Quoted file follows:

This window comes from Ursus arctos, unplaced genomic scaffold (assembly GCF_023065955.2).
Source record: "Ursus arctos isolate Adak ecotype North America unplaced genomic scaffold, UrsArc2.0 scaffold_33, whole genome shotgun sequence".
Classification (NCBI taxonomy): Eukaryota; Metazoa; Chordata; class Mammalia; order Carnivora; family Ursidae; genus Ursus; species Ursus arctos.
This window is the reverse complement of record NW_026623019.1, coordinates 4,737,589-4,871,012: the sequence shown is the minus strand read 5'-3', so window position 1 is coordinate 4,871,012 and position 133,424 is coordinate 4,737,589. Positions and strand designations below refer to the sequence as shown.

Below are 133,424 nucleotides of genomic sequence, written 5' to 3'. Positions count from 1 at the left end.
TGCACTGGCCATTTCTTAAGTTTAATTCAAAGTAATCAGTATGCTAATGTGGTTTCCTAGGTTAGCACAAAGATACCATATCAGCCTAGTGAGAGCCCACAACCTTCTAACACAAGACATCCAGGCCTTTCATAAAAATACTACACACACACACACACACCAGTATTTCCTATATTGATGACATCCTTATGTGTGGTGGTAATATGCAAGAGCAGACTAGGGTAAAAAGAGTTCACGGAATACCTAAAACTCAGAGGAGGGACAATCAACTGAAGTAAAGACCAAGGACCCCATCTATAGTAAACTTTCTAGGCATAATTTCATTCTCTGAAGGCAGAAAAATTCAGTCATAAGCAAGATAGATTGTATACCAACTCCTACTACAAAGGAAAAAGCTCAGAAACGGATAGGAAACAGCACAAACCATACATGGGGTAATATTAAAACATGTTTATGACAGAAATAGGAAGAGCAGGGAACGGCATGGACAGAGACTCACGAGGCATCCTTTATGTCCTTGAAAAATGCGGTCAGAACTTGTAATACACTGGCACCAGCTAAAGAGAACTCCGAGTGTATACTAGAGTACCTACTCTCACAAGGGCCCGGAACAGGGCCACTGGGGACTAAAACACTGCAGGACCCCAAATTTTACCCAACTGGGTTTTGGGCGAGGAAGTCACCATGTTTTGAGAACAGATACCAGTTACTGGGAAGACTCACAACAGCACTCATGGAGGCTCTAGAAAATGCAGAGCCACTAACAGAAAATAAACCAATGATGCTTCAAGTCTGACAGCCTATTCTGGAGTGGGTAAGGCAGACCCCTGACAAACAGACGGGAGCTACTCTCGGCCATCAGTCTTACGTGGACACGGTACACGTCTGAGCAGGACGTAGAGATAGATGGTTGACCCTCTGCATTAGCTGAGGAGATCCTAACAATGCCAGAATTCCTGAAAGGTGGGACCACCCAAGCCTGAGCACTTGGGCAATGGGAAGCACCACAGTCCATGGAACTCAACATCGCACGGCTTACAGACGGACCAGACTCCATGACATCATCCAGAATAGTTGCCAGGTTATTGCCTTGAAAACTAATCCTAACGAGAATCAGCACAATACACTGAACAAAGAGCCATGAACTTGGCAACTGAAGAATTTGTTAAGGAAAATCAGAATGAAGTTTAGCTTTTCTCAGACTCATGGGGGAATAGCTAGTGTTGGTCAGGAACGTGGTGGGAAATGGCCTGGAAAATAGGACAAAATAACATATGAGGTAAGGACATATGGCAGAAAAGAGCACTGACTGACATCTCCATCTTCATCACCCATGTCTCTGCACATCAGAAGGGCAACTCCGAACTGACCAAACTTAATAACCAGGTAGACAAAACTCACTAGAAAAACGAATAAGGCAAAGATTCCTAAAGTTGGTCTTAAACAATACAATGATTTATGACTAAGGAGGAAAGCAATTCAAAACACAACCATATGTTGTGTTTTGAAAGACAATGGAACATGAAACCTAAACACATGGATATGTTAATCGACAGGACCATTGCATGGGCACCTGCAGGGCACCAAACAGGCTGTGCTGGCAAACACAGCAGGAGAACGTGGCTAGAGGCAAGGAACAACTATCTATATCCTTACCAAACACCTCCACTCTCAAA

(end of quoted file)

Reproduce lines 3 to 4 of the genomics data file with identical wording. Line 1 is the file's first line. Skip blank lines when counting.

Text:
Classification (NCBI taxonomy): Eukaryota; Metazoa; Chordata; class Mammalia; order Carnivora; family Ursidae; genus Ursus; species Ursus arctos.
This window is the reverse complement of record NW_026623019.1, coordinates 4,737,589-4,871,012: the sequence shown is the minus strand read 5'-3', so window position 1 is coordinate 4,871,012 and position 133,424 is coordinate 4,737,589. Positions and strand designations below refer to the sequence as shown.